Experimental Tuberculosis Unit
The Unitat de Tuberculosi Experimental (Experimental Tuberculosis Unit, UTE), was founded by Dr. Pere-Joan Cardona in 1997 within the research group “Grup de Microbiologia Clínica i Patologia Infecciosa Experimental de laFundació Institut d’Investigació en Ciències de la Salut Germans Trias i Pujol” (2009 SGR 1485), liderated by Dr. Vicenç Ausina. The UTE is now part of the Fundació Institut d’Investigació en Ciències de la Salut Germans Trias i Pujol (IGTP).
The UTE focus its main research devoted to the Latent Tuberculosis Infection. The study of the immunopathology of the infection led Dr. Cardona to propose a new hypothesis to explain the Latent Tuberculosis Infection, in order to integrate the physiological and clinical human disease and the pathological and microbiologic aspects of the bacillus. This new hypothesis, named the Dynamic Hypothesis, led to new experiments on different animal models in order to better adjust the phenomenon of latency in humans (guinea pigs, minipigs and goats), as well as to the the design, patent and development of RUTI® as a therapeutic vaccine to shorten the chemotherapy of latent tuberculosis infection. RUTI® is based on the study of latent tuberculous bacilli and it has proved to generate immunogenicity against specific M.tuberculosisantigens. The vaccine is now entirely manufactured under GMP conditions and developed by the biotech company named Archivel Farma S.L., created as a spin-off of the IGTP, and Dr. Pere-Joan Cardona being its the scientific director. RUTI® is now being tested in Phase II Clinical Trial in SouthAfrica, after demonstrating its safety and immunogenicity in a Phase 1 CT, and has also proved both a prophylactic and a post-exposure effect, generating 2 other patents.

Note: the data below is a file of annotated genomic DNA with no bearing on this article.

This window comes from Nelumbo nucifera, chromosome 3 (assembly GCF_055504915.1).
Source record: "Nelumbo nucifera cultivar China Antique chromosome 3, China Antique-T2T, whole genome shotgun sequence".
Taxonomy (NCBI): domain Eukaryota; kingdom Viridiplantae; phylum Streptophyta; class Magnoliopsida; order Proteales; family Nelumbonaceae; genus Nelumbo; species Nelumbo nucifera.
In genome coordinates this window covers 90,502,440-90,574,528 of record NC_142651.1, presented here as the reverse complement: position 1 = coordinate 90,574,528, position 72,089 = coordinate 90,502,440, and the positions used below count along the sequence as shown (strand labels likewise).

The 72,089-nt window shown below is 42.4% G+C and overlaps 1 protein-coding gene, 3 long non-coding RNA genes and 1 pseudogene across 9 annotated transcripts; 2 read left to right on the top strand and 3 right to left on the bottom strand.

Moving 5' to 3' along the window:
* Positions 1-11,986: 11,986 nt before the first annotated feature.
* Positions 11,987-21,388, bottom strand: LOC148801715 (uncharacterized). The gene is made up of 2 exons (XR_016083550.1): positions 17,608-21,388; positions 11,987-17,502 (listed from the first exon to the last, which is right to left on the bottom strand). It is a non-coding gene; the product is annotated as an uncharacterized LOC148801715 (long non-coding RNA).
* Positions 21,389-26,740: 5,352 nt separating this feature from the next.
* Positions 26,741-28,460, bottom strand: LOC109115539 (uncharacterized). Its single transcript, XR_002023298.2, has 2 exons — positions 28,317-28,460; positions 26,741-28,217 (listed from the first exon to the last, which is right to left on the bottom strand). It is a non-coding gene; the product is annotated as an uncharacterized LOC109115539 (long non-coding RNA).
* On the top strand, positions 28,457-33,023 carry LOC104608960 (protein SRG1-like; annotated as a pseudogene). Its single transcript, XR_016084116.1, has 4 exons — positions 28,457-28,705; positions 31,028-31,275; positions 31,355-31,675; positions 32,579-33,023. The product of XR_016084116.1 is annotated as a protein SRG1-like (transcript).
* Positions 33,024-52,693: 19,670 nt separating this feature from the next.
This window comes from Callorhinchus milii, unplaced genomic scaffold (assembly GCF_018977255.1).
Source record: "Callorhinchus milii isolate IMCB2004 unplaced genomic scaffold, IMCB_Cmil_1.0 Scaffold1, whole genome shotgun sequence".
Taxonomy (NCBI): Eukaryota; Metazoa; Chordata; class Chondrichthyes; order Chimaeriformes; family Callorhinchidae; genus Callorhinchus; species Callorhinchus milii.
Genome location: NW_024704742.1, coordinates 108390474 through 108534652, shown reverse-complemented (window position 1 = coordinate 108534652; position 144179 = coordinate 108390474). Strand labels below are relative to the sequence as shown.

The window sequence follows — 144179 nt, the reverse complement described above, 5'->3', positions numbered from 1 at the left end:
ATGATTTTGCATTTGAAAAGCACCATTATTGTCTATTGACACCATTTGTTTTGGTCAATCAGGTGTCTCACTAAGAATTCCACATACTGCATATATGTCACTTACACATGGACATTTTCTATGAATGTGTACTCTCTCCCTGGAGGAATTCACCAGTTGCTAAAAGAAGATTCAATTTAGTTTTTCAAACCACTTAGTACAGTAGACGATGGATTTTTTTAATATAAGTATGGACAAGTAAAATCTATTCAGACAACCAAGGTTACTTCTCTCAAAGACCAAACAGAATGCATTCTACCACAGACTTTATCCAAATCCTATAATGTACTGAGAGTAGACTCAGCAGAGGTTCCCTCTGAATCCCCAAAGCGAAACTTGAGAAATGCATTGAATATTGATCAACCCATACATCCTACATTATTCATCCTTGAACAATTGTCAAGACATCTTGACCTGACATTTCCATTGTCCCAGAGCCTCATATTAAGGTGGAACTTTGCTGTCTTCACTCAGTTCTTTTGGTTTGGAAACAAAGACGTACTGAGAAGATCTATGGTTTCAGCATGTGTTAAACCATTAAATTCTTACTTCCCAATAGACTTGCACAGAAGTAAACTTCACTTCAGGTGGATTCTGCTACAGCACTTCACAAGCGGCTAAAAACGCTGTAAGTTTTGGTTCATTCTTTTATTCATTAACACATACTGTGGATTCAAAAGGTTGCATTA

Recent findings obtained in last scientific studies on LTBI have encouraged Dr. Cardona to develop new approaches to study the infection and specially its evolution towards active tuberculosis, in order to generate new and more efficient diagnostic and therapeutic tools.
The research of the UTE is also devoted to study the tuberculous lesions (granulomas) in experimental models, as well as the continuous development of new models in order to mimic better the human tuberculosis and its evolution, including mathematical approaches.
The wide experience of Dr. Cardona and his team on experimental animal models,translational research and latent tuberculosis has permitted Dr. Cardona to be contacted by other research groups as well as by private companies to evaluate their new therapeutic strategies. The RUTI® project has gave the UTE enough expertise to be wellconsidered by the scientific community on testing vaccine candidates on different animal models, and thus since 2005 the UTE has been collaborating with private biotech/biopharmaceutical companies (Archivel Farma S.L., Grup Ferrer, GlaxoSmithKline, Statens Serum Institute) and involved in several national and international consortiums (CRP-TB Consortium of the CIBERES net, funded by the Spanish Government; “Grand Challenge in global health” (GC#12) Consortium, “Preclinical and clinical evaluation of a post-exposure TB vaccine” funded by the Bill and Melinda Gates Foundation; and 3 european consortia funded by the 7th Framework Program of the European Commission (STOPLATENT-TB (grant agreement 200999), NEWTBVAC (241745) and NOPERSIST (FP7-SME-2008-1, 232188).
The UTE is also linked to the University (Universitat Autònoma de Barcelona), to the Microbiology and Genetics Department (Dr. Cardona, associate professor and Dr. Vilaplana, teaching assistant) and the Pathology Department (G. Tapia, lecturer). Dr. Cardona has been recently (2009) accredited as a professor by the ANECA (National Agency for Quality Assessment and Accreditation). The UTE has also trained several people in animal experimentation, research on tuberculosis and vaccines’ development.